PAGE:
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Licorice Root C/S, Organic, 1/2 lb.

Glycyrrhiza glabra  |  Origin: China
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USDA Organic

Licorice Root, or Glycyrrhiza glabra, is often used in children's tinctures to sweeten and make their taste more palatable. The root is also used in place of sugar in tea and other sweet treats.

This well-known root is thought to harmonize the action of other herbs, and add deliciously sweet and soothing flavor to teas and recipes. It may help support healthy digestion, circulation, adrenals, energy, and immunity in the body.

Common Names: Licorice, sweetwood

Excerpts from The ABC Herbal
Licorice is a wonderful herb for children. The Chinese use it as a catalyst in many of their formulas. It stimulates the adrenal glands, which help the body cope with stress. The adrenals are the home of the body’s "fight." Strong adrenals mean that children will have more power to face the challenges of life, both emotional and physical.

Licorice contains glycyrrhizin, a substance which is many times sweeter than sugar. Because of its natural sweetness, Licorice is very helpful in masking the taste of many bitter herbs in a liquid formula without destroying their therapeutic effects. Therefore, it is a useful addition to many children’s formulas.

Excerpts from Herbal Antibiotics
Licorice, made famous by the rubberoid candy of the same name (which these days may contain no licorice because of overdose problems), is a rather remarkable herb. One distinct advantage of licorice is its sweetness. Fifty times sweeter than sugar, licorice, when used in herbal combination, helps brighten the awful taste of some herbal formulations, making them more palatable for children and for adults with a strong inner child. (Stoics usually like their herbal preparations bitter.)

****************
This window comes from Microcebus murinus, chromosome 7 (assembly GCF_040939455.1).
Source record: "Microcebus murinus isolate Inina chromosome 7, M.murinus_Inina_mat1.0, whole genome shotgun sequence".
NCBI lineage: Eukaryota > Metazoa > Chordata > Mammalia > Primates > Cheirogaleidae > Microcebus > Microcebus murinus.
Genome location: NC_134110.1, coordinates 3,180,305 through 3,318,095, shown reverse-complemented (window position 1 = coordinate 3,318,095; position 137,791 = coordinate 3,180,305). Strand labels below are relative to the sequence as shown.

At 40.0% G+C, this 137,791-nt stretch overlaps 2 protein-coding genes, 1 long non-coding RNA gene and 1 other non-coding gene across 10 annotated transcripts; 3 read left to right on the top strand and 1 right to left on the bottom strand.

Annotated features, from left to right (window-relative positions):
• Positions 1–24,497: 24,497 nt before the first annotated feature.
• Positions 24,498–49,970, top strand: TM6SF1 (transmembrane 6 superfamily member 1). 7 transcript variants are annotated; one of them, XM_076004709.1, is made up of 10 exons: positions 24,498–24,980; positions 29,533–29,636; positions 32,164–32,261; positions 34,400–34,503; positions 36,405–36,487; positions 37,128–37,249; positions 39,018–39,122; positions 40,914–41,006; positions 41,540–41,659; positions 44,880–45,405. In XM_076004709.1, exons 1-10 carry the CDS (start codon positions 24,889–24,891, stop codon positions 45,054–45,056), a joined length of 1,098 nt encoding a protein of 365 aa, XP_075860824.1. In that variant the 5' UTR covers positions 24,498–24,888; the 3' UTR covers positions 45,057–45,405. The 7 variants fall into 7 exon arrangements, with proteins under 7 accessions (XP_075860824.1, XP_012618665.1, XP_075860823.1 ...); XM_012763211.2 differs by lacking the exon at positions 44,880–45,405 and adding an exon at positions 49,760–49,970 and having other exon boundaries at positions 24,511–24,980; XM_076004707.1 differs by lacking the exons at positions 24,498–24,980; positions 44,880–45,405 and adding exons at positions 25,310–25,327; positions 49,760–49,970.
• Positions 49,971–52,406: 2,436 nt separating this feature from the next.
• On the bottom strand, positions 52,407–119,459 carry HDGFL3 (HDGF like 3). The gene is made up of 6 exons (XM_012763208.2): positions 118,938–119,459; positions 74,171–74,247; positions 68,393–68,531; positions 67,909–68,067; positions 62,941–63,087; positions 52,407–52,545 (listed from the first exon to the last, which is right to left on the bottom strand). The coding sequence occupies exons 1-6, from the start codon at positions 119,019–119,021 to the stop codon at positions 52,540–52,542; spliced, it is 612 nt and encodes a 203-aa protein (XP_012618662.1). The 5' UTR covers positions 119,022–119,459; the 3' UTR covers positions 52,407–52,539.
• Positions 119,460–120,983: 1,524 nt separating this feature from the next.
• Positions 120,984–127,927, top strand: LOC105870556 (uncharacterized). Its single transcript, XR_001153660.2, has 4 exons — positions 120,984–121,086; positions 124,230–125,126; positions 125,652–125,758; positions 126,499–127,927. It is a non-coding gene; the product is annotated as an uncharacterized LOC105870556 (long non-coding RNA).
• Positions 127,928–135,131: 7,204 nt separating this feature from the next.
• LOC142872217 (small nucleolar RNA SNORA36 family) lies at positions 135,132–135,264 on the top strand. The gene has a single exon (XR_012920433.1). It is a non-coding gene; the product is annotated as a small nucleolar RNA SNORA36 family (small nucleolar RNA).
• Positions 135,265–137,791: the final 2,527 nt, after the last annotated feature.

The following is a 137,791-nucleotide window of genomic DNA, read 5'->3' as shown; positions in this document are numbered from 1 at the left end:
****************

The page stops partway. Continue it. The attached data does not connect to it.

Because of the many potential side effects from overuse or large doses, caution should be exercised in its use. Avoid during pregnancy.

Excerpts from The How to Herb Book
Some may remember the old fashioned, hard, black licorice candy with the brown insides. Licorice root helped flavor this candy, thus the name licorice. Because licorice has a very sweet taste, some people prefer to take it straight and not in capsules. There are benefits in doing this.

  • Is a hormone herb. A source of the female hormones estrogen.
  • Specifically used to stimulate and regulate the adrenal glands and the pancreas. These work together because adrenalin helps control insulin.
  • Tonic for the intestinal tract, stimulates enzymes and peristaltic action.
  • Acts as a mild laxative.
  • Strengthens heart and circulatory system.

Case history:
When R. found she had hypoglycemia, she was extremely upset. She had not used herbs up to that point in her life, but diet change alone was too slow and frustrating. She found licorice root. At first she took licorice root 3-4 times a day. By the end of six months, she only took it once in the morning. (She had changed her diet also) Because she didn’t know about capsulated herbs, she stirred a teaspoon of the powdered herb in a cup of water and drank it. (She called it licorice-flavored mud.) Within minutes after drinking it, her shaking would stop and by 15-20 minutes, she was able to continue normal activities.

At that time, R. didn’t know that licorice root would help the throat too, so an unexpected surprise was an old voice injury was greatly healed because of the constant bathing of the throat with licorice.

Excerpts from Nutritional Herbology